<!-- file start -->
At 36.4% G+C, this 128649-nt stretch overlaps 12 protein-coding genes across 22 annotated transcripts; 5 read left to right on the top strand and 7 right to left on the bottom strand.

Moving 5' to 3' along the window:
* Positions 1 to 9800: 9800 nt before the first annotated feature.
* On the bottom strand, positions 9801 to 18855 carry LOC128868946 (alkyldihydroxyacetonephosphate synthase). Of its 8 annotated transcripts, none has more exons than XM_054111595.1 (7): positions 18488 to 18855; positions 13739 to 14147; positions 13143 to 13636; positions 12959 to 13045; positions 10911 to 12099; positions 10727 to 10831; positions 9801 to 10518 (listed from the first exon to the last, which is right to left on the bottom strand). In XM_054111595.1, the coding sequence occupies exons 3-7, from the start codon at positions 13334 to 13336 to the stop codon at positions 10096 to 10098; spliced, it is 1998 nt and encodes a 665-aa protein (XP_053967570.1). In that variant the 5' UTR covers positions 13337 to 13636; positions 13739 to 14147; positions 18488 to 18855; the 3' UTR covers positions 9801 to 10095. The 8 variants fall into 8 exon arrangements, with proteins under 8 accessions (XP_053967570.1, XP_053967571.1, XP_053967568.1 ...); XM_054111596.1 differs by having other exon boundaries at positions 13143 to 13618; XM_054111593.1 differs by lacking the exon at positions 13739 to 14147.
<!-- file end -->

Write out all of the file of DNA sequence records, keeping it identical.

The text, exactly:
At 36.4% G+C, this 128649-nt stretch overlaps 12 protein-coding genes across 22 annotated transcripts; 5 read left to right on the top strand and 7 right to left on the bottom strand.

Moving 5' to 3' along the window:
* Positions 1 to 9800: 9800 nt before the first annotated feature.
* On the bottom strand, positions 9801 to 18855 carry LOC128868946 (alkyldihydroxyacetonephosphate synthase). Of its 8 annotated transcripts, none has more exons than XM_054111595.1 (7): positions 18488 to 18855; positions 13739 to 14147; positions 13143 to 13636; positions 12959 to 13045; positions 10911 to 12099; positions 10727 to 10831; positions 9801 to 10518 (listed from the first exon to the last, which is right to left on the bottom strand). In XM_054111595.1, the coding sequence occupies exons 3-7, from the start codon at positions 13334 to 13336 to the stop codon at positions 10096 to 10098; spliced, it is 1998 nt and encodes a 665-aa protein (XP_053967570.1). In that variant the 5' UTR covers positions 13337 to 13636; positions 13739 to 14147; positions 18488 to 18855; the 3' UTR covers positions 9801 to 10095. The 8 variants fall into 8 exon arrangements, with proteins under 8 accessions (XP_053967570.1, XP_053967571.1, XP_053967568.1 ...); XM_054111596.1 differs by having other exon boundaries at positions 13143 to 13618; XM_054111593.1 differs by lacking the exon at positions 13739 to 14147.